How COVID-19 and Skyrocketing Housing Costs Accelerated Sprawl

In search of space and affordability, American families are increasingly moving to suburbs and exurbs.

1 minute read

January 9, 2022, 11:00 AM PST

By Diana Ionescu @aworkoffiction


Sprawl

trekandshoot / Shutterstock

Suburban sprawl is nothing new to U.S. cities, but, as we have noted repeatedly over the last two years, the pandemic has accelerated the dispersal of urban households to suburbs and exurbs and reduced Americans' appetite for public transit. But high rents in urban cores have been driving the trend since well before the pandemic. And, as Patrick Sisson writes, "with growth has come a familiar set of challenges, including traffic, environmental damage and city services that struggle to reach a spread-out population."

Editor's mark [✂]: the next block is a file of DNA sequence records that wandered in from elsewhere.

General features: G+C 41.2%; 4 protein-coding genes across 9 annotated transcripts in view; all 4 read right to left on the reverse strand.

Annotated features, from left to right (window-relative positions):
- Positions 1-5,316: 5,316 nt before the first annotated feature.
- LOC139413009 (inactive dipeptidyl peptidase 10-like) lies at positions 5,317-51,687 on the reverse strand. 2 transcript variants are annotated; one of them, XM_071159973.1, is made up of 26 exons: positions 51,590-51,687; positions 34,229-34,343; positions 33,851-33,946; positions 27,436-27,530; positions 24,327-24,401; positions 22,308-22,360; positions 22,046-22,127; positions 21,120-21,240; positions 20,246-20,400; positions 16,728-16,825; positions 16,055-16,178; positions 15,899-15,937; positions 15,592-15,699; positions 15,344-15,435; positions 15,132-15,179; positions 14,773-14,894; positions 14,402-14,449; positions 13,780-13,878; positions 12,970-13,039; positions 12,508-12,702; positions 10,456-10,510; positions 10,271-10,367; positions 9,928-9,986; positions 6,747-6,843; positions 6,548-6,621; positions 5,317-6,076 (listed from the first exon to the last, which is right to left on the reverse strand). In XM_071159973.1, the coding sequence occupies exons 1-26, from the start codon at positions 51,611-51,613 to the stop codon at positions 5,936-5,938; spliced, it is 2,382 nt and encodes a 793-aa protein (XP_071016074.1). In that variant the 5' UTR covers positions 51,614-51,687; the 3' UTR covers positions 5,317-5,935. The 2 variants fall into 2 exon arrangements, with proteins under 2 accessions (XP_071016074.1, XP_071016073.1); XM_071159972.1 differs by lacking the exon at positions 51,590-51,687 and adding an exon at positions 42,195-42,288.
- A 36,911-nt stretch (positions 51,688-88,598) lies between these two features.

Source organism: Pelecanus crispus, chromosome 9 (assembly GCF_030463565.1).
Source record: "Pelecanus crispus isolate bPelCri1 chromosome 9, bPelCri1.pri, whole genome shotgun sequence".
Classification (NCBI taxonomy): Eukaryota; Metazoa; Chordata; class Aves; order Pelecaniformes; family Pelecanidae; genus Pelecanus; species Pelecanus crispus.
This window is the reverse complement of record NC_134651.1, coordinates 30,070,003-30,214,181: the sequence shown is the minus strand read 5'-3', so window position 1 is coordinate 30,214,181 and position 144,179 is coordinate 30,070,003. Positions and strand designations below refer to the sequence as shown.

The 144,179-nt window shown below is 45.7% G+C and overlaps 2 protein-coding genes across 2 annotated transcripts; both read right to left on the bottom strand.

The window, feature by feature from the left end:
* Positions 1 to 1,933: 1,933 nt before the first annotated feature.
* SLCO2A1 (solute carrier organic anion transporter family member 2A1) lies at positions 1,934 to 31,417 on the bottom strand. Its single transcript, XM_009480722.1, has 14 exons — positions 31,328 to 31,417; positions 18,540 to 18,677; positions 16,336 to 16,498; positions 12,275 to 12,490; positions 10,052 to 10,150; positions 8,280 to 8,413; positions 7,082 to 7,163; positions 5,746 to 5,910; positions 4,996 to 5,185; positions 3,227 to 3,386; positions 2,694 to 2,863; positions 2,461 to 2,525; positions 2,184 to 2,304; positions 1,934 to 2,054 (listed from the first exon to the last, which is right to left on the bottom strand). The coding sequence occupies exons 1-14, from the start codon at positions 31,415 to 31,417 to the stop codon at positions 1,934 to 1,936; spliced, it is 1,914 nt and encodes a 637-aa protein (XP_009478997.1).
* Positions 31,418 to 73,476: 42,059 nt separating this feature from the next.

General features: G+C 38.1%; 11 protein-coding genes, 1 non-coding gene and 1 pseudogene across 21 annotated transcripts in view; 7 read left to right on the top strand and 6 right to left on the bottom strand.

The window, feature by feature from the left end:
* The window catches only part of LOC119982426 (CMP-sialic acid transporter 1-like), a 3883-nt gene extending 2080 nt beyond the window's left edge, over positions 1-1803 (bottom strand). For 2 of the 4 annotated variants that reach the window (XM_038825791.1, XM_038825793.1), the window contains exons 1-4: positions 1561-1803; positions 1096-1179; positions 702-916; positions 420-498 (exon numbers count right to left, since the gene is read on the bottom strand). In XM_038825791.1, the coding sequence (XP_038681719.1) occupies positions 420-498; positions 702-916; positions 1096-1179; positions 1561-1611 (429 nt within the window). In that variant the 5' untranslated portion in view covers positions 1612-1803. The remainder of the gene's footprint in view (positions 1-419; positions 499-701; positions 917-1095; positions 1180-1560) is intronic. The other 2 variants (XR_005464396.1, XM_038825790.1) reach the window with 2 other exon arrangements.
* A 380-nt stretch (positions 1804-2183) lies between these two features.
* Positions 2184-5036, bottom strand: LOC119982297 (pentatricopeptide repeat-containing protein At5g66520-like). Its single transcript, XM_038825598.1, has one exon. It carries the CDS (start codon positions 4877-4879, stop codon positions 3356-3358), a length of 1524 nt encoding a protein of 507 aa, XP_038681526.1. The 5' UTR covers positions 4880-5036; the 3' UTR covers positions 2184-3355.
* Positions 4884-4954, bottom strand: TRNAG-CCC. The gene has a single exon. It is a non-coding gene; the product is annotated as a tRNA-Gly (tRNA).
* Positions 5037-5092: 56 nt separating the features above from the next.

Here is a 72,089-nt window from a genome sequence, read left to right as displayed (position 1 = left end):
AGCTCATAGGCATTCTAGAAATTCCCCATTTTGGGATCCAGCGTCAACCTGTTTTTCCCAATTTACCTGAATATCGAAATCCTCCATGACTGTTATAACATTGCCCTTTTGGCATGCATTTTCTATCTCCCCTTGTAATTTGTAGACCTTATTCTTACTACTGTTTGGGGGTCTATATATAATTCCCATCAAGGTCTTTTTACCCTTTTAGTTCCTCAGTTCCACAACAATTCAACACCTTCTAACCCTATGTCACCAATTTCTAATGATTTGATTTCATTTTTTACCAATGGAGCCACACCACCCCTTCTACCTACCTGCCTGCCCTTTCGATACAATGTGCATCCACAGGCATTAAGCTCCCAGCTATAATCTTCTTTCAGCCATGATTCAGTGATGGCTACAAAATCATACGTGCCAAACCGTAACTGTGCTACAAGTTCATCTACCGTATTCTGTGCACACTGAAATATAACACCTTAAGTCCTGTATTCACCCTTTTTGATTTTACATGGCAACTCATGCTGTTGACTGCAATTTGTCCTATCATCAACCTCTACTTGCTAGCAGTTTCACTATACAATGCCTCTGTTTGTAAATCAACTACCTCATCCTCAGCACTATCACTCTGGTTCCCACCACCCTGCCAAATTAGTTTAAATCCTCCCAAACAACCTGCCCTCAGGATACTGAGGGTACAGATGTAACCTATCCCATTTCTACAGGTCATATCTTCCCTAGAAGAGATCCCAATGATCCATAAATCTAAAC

To meet rising demand for new homes, developers are building on undeveloped suburban fringes rather than urban infill properties with more difficult permitting processes. "Indeed, the ascendance of sprawl is a source of dismay for historic foes of this land- and energy-intensive development pattern, which bakes-in car-centric lifestyles and strains resources like water."

While some cities are enacting zoning reforms and pro-density policies to increase affordability and fight climate change, Sisson says "those factors are not nearly enough to offset the magnetic pull of cheap land." While local leaders embrace walkability and density as goals, many households are still forced to seek affordability outside central cities. Meanwhile, build-to-rent developers are capitalizing on the need from people who can't afford homeownership but want the space and amenities offered by single-family homes.

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